Sunday, March 16, 2008

The Old, Old Story

Passion Sunday

I don't know why it hits me so powerfully sometimes and not at others. Today was one of those times. Like the rest of you who follow the RCL, today we read Matthew's account of the Passion story (Matthew 26:14–27:66). And it broke my heart.

Fully human, Jesus goes to Gethsemane, and he agonizes in prayer about what he (surely) knows is to come. And of his twelve dearest, closest friends, not one can even stay awake, much less join him in the most fervent prayers of his life.

Jesus – God incarnate – is betrayed, derided, and mocked by the people he loved so much that he came in human form to live among them and accomplish their salvation. Our salvation. And finally they murdered him. Killed the Son of God who loved them that much.

Sitting here in the 21st century, with the benefit of all the Scriptures, I like to believe I would have behaved differently than the disciples, differently than the religious folks and the rabble who colluded in his execution. But I wonder . . . .

As we sang today in the gradual hymn (#458 in The Hymnal, 1982):

O who am I
that for my sake
my Lord should take
frail flesh and die?


never was love, dear King,
never was grief like thine.

Never was love like his. Never did anyone bear such grief. It's a sobering and perspective-changing realization, isn't it?

A friend is wont often to tell me, "Remember that you are beloved by God beyond your wildest imagining." Intellectually, I know that's true. But it is hard for me to believe; I need a lot of reminding. This morning, I got a little taste of it. And I found myself remembering John's words: "Having loved his own who were in the world, he loved them to the end."

Through this Lent, I have had a hard time. Shug's death and some other personal issues have consumed my attention. I am grateful for those of you who have watched and wept with me. I must also confess I've been more absorbed in my own struggles than in the keeping of a holy Lent.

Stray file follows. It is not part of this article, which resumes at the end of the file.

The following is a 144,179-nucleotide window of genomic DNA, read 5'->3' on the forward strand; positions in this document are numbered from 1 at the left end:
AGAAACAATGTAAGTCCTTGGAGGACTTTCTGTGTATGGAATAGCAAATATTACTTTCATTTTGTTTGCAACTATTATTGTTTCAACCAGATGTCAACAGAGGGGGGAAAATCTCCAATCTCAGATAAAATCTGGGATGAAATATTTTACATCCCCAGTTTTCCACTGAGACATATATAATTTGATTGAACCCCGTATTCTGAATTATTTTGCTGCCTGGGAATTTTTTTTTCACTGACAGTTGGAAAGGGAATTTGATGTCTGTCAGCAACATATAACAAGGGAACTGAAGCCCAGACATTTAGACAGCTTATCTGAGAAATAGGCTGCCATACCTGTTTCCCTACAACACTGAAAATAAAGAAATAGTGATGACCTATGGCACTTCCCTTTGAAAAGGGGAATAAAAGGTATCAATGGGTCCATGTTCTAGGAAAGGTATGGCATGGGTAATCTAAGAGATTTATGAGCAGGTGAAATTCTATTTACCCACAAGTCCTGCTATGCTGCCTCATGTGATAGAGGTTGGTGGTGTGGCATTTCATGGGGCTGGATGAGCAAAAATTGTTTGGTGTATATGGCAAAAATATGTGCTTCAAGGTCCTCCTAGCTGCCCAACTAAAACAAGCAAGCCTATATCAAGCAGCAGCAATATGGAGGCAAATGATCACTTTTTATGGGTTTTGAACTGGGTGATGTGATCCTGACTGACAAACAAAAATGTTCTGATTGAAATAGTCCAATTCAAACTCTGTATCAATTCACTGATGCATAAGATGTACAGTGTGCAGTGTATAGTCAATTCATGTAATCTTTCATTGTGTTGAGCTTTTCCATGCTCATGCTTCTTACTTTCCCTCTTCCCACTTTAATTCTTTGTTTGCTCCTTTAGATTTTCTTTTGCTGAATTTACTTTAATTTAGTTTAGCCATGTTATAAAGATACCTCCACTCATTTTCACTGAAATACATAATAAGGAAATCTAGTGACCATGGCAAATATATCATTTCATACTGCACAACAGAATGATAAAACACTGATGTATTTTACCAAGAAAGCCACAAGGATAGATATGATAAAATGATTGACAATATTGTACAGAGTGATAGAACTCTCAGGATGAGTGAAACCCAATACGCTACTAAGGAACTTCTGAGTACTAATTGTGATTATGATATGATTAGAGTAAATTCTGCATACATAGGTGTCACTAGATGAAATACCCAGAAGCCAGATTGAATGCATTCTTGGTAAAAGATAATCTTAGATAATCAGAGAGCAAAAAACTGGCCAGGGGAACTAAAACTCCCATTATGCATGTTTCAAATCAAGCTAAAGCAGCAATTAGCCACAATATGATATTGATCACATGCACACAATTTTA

It's time to change my perspective. I'm going to try to walk with Jesus through this most holy week.


Blogger Nina said...

Welcome back!

I will be singing that great spiritual, "I Want Jesus to Walk With Me," for you this week:

All along my pilgrim journey,
Lord, I want Jesus to walk with me.

3/16/2008 6:17 PM  
Blogger Lisa Fox said...

Thank you, Nina. And I'll sing it with you.

It's going to take a village to get my head screwed on straight. Fortunately, between my literal parish and my online parish, I hope it can happen.

3/16/2008 6:31 PM  
Blogger Elizabeth Kaeton said...

Wow! You have no idea how much you've helped me with the sermonic challenges that face me this week. Thank you, my dear. I'm so glad you're back. Right on time.

3/16/2008 8:26 PM  
Blogger Lisa Fox said...

I'm glad to hear it, Elizabeth.

It really is the old, old story. We've all heard it, time and time again. I sure don't envy you clergy, who are challenged each year, each Sunday to "say it new." But we can't hear it often enough. The world beats us to a pulp all the days of our lives. I need to hear you folks reminding me from the pulpit that God loves me -- even me. Some days, that message actually gets through. And I thank God for you who keep saying it again and again and again.

3/16/2008 9:08 PM  
Blogger Jeffri Harre said...

Welcome back, Lisa!!